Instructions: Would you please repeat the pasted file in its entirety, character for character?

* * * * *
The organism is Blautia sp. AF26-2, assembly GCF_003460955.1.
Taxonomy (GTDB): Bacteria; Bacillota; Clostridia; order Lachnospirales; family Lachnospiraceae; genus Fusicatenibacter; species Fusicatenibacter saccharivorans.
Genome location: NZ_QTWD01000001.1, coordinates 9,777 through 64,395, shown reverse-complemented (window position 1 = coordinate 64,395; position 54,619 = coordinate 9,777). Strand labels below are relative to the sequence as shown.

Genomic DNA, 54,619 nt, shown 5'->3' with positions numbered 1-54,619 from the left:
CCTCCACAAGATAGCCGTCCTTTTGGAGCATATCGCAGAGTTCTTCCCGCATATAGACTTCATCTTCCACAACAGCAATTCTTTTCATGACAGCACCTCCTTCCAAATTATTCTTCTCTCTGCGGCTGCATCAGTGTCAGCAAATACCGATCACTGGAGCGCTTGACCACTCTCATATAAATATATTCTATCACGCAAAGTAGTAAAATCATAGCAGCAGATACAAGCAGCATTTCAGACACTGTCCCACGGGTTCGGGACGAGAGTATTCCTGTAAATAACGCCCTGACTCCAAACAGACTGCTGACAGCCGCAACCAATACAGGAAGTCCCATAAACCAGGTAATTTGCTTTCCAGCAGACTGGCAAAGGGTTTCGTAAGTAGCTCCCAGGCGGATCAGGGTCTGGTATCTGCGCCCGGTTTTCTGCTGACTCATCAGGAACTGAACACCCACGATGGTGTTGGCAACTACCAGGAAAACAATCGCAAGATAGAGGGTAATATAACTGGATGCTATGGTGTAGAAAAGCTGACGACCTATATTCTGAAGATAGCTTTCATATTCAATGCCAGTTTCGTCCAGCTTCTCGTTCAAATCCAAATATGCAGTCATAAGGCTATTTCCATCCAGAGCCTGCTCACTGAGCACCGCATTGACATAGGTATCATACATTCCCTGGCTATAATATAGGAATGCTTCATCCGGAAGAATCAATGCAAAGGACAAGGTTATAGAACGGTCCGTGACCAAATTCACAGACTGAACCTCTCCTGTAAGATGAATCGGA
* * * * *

The organism is Blautia sp. AF26-2, assembly GCF_003460955.1.
Taxonomy (GTDB): Bacteria; Bacillota; Clostridia; order Lachnospirales; family Lachnospiraceae; genus Fusicatenibacter; species Fusicatenibacter saccharivorans.
Genome location: NZ_QTWD01000001.1, coordinates 9,777 through 64,395, shown reverse-complemented (window position 1 = coordinate 64,395; position 54,619 = coordinate 9,777). Strand labels below are relative to the sequence as shown.

Genomic DNA, 54,619 nt, shown 5'->3' with positions numbered 1-54,619 from the left:
CCTCCACAAGATAGCCGTCCTTTTGGAGCATATCGCAGAGTTCTTCCCGCATATAGACTTCATCTTCCACAACAGCAATTCTTTTCATGACAGCACCTCCTTCCAAATTATTCTTCTCTCTGCGGCTGCATCAGTGTCAGCAAATACCGATCACTGGAGCGCTTGACCACTCTCATATAAATATATTCTATCACGCAAAGTAGTAAAATCATAGCAGCAGATACAAGCAGCATTTCAGACACTGTCCCACGGGTTCGGGACGAGAGTATTCCTGTAAATAACGCCCTGACTCCAAACAGACTGCTGACAGCCGCAACCAATACAGGAAGTCCCATAAACCAGGTAATTTGCTTTCCAGCAGACTGGCAAAGGGTTTCGTAAGTAGCTCCCAGGCGGATCAGGGTCTGGTATCTGCGCCCGGTTTTCTGCTGACTCATCAGGAACTGAACACCCACGATGGTGTTGGCAACTACCAGGAAAACAATCGCAAGATAGAGGGTAATATAACTGGATGCTATGGTGTAGAAAAGCTGACGACCTATATTCTGAAGATAGCTTTCATATTCAATGCCAGTTTCGTCCAGCTTCTCGTTCAAATCCAAATATGCAGTCATAAGGCTATTTCCATCCAGAGCCTGCTCACTGAGCACCGCATTGACATAGGTATCATACATTCCCTGGCTATAATATAGGAATGCTTCATCCGGAAGAATCAATGCAAAGGACAAGGTTATAGAACGGTCCGTGACCAAATTCACAGACTGAACCTCTCCTGTAAGATGAATCGGA